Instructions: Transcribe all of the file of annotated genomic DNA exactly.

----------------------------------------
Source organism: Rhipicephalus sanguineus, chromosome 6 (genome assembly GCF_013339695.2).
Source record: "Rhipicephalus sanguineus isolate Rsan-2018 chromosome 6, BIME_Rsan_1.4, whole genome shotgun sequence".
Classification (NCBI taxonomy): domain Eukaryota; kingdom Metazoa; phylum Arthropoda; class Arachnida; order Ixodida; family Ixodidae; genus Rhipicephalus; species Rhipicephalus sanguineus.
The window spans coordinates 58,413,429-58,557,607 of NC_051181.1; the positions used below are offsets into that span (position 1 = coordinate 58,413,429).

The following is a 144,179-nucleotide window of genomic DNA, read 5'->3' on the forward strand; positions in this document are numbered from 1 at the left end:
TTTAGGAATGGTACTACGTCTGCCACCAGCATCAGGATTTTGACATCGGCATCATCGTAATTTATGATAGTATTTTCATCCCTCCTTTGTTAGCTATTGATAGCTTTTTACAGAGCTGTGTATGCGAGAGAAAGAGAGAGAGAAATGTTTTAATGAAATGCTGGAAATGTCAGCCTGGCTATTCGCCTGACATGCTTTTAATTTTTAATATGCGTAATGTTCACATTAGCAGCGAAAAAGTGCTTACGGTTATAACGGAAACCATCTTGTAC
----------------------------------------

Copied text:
Source organism: Rhipicephalus sanguineus, chromosome 6 (genome assembly GCF_013339695.2).
Source record: "Rhipicephalus sanguineus isolate Rsan-2018 chromosome 6, BIME_Rsan_1.4, whole genome shotgun sequence".
Classification (NCBI taxonomy): domain Eukaryota; kingdom Metazoa; phylum Arthropoda; class Arachnida; order Ixodida; family Ixodidae; genus Rhipicephalus; species Rhipicephalus sanguineus.
The window spans coordinates 58,413,429-58,557,607 of NC_051181.1; the positions used below are offsets into that span (position 1 = coordinate 58,413,429).

The following is a 144,179-nucleotide window of genomic DNA, read 5'->3' on the forward strand; positions in this document are numbered from 1 at the left end:
TTTAGGAATGGTACTACGTCTGCCACCAGCATCAGGATTTTGACATCGGCATCATCGTAATTTATGATAGTATTTTCATCCCTCCTTTGTTAGCTATTGATAGCTTTTTACAGAGCTGTGTATGCGAGAGAAAGAGAGAGAGAAATGTTTTAATGAAATGCTGGAAATGTCAGCCTGGCTATTCGCCTGACATGCTTTTAATTTTTAATATGCGTAATGTTCACATTAGCAGCGAAAAAGTGCTTACGGTTATAACGGAAACCATCTTGTAC